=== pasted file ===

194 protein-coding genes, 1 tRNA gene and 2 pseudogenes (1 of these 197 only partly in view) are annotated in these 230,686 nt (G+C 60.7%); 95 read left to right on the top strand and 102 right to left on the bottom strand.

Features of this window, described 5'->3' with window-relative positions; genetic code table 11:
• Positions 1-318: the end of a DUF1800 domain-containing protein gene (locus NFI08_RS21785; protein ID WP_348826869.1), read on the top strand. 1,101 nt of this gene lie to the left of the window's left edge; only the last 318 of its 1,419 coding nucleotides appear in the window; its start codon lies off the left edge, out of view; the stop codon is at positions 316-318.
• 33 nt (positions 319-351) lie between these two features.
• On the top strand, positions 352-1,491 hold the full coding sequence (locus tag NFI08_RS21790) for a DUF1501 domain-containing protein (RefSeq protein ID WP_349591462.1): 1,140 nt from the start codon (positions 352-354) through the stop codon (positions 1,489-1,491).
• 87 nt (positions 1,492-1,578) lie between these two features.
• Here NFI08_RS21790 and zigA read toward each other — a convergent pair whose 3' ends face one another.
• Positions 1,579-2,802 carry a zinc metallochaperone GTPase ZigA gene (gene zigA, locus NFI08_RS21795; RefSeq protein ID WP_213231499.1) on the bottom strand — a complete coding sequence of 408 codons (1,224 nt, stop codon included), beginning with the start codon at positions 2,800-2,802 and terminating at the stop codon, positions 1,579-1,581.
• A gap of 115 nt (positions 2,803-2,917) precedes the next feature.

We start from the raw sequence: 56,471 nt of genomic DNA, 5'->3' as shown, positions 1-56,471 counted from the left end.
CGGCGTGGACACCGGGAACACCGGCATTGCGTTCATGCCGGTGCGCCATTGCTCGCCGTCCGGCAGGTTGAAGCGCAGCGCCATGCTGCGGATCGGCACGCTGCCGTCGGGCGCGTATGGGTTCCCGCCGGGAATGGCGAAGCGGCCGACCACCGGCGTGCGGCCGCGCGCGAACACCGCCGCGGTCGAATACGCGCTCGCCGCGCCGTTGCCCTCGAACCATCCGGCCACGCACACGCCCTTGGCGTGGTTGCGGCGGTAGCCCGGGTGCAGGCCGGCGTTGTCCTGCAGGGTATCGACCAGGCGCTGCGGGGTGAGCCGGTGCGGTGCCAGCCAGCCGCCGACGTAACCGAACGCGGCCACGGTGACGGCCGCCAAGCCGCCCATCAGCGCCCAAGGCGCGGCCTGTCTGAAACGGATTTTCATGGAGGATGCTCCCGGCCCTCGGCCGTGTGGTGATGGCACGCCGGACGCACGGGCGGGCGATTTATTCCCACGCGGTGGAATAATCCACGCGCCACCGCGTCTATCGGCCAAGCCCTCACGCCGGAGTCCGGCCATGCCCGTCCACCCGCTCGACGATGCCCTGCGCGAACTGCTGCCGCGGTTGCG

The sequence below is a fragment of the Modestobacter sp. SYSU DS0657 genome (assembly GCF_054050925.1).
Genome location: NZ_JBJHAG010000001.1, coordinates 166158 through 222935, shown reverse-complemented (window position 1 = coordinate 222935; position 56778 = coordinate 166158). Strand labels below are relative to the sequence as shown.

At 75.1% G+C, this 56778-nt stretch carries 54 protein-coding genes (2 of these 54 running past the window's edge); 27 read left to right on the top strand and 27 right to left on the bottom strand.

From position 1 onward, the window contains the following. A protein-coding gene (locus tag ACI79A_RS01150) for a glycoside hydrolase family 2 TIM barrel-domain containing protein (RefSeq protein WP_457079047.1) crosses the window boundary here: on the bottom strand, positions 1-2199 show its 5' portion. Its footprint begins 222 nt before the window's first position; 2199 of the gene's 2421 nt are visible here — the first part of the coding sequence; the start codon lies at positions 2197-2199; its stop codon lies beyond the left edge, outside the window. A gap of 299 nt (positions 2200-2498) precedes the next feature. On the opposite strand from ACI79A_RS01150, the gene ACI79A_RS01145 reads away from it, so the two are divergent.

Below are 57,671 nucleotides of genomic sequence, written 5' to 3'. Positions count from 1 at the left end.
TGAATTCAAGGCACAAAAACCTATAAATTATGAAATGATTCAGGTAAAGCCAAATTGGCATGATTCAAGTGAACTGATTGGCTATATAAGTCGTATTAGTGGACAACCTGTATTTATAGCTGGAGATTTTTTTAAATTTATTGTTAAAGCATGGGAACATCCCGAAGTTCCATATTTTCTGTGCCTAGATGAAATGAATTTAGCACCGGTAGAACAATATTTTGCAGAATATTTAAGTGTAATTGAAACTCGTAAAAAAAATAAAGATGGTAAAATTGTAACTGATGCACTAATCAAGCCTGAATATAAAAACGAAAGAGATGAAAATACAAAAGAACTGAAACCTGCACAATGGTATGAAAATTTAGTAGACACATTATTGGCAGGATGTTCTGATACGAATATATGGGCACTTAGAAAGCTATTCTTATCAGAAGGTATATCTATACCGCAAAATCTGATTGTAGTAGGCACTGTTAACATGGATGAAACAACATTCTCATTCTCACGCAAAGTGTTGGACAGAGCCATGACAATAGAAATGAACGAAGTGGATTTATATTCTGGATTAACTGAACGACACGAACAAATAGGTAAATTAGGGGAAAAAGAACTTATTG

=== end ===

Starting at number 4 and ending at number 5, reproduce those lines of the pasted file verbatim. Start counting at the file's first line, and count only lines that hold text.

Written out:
• 33 nt (positions 319-351) lie between these two features.
• On the top strand, positions 352-1,491 hold the full coding sequence (locus tag NFI08_RS21790) for a DUF1501 domain-containing protein (RefSeq protein ID WP_349591462.1): 1,140 nt from the start codon (positions 352-354) through the stop codon (positions 1,489-1,491).